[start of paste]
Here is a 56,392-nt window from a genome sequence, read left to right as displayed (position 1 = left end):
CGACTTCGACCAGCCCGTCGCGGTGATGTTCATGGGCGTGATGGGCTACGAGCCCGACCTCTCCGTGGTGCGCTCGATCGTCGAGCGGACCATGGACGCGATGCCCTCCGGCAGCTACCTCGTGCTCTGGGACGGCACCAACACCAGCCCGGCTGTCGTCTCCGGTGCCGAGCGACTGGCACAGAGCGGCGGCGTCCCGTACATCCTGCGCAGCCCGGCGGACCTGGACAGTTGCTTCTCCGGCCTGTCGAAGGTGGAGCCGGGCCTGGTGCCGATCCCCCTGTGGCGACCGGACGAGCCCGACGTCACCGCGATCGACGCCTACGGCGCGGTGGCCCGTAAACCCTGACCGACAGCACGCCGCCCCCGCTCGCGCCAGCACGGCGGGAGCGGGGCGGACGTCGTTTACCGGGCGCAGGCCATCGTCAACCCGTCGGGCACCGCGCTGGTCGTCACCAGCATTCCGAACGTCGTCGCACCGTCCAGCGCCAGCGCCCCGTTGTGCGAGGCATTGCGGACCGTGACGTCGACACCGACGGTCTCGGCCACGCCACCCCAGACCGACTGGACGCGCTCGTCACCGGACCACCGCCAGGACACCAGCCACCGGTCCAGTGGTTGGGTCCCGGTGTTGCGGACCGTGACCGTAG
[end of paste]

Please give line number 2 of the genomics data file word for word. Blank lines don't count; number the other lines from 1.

CGACTTCGACCAGCCCGTCGCGGTGATGTTCATGGGCGTGATGGGCTACGAGCCCGACCTCTCCGTGGTGCGCTCGATCGTCGAGCGGACCATGGACGCGATGCCCTCCGGCAGCTACCTCGTGCTCTGGGACGGCACCAACACCAGCCCGGCTGTCGTCTCCGGTGCCGAGCGACTGGCACAGAGCGGCGGCGTCCCGTACATCCTGCGCAGCCCGGCGGACCTGGACAGTTGCTTCTCCGGCCTGTCGAAGGTGGAGCCGGGCCTGGTGCCGATCCCCCTGTGGCGACCGGACGAGCCCGACGTCACCGCGATCGACGCCTACGGCGCGGTGGCCCGTAAACCCTGACCGACAGCACGCCGCCCCCGCTCGCGCCAGCACGGCGGGAGCGGGGCGGACGTCGTTTACCGGGCGCAGGCCATCGTCAACCCGTCGGGCACCGCGCTGGTCGTCACCAGCATTCCGAACGTCGTCGCACCGTCCAGCGCCAGCGCCCCGTTGTGCGAGGCATTGCGGACCGTGACGTCGACACCGACGGTCTCGGCCACGCCACCCCAGACCGACTGGACGCGCTCGTCACCGGACCACCGCCAGGACACCAGCCACCGGTCCAGTGGTTGGGTCCCGGTGTTGCGGACCGTGACCGTAG